Directly related to business performance is the ability to change the business processes for greater efficiency and productivity while terms like specialisation, standardisation comes to mind followed by measurement, data analysis, statistical analysis, root cause analysis and finally process control and quality control.
Remember the saying by Peter Drucker: “What gets measured, gets improved”…
Improvement initiatives bring change.
A brief history of organisational change
Change management has evolved from Organisational Development OD – focused on helping people to manage change and to stay alive post the world war in the 1940S. That lead to Change Management thinking in the 70s and 80s and in parallel project management as another management process, was developed. These processes saw change as linear and hence can it be managed tightly. It starts with a burning platform and a vision to resolve the problem followed by the change journey of solving problems and overcoming obstacles. In the late 80s Appreciative Inquiry emerged changing the focus of change to “best that can be” and driving “what should be” rather than “what is wrong” and driving the “fix it”. The 1990s and 2000s brought more collaborative models and tools to manage change and solve problems and performance coaching got commonly accepted and used.
The drive to improve business performance gave life to various methodologies and frameworks for example:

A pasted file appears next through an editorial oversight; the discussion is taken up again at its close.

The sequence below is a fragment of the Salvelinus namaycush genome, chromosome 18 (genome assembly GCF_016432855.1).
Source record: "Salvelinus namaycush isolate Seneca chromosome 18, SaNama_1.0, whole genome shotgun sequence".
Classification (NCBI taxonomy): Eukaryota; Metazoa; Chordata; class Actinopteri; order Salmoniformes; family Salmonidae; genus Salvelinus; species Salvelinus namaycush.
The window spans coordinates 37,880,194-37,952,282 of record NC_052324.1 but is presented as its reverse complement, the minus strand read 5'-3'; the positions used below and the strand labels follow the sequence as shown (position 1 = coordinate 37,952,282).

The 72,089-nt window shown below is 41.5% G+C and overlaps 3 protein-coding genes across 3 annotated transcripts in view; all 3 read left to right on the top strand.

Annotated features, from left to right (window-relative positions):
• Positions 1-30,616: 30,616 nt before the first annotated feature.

- Toyota Production System (TPS), the origins of Lean Thinking, included the prominent problem solving tools through the “five why’s”, continuous improvement, “Just in Time” production and the elimination of waste.
- Business Process Re-engineering (BPR) which encouraged the outsourcing and off-shoring of work deemed to be non essential or too costly to perform.
- Balance Scorecard which aims to provide a well-balanced view of the health of an organization through key performance metrics representing the financial, operational, human and environmental aspects of the business performance.
- Project Management methodologies and frameworks: PMI, Prince2, Agile SCRUM, LEAN, KANBAN
- Quality Control frameworks, methodologies and standards: ISO9001, Six Sigma
- Information Technology Service Management (ITSM) frameworks: ITIL
Six Sigma is a quality improvement approach that seeks to improve the quality of process outputs by identifying and removing the causes of defects and minimizing variability in the delivery processes. This is done through a set of quality tools management tools and statistics.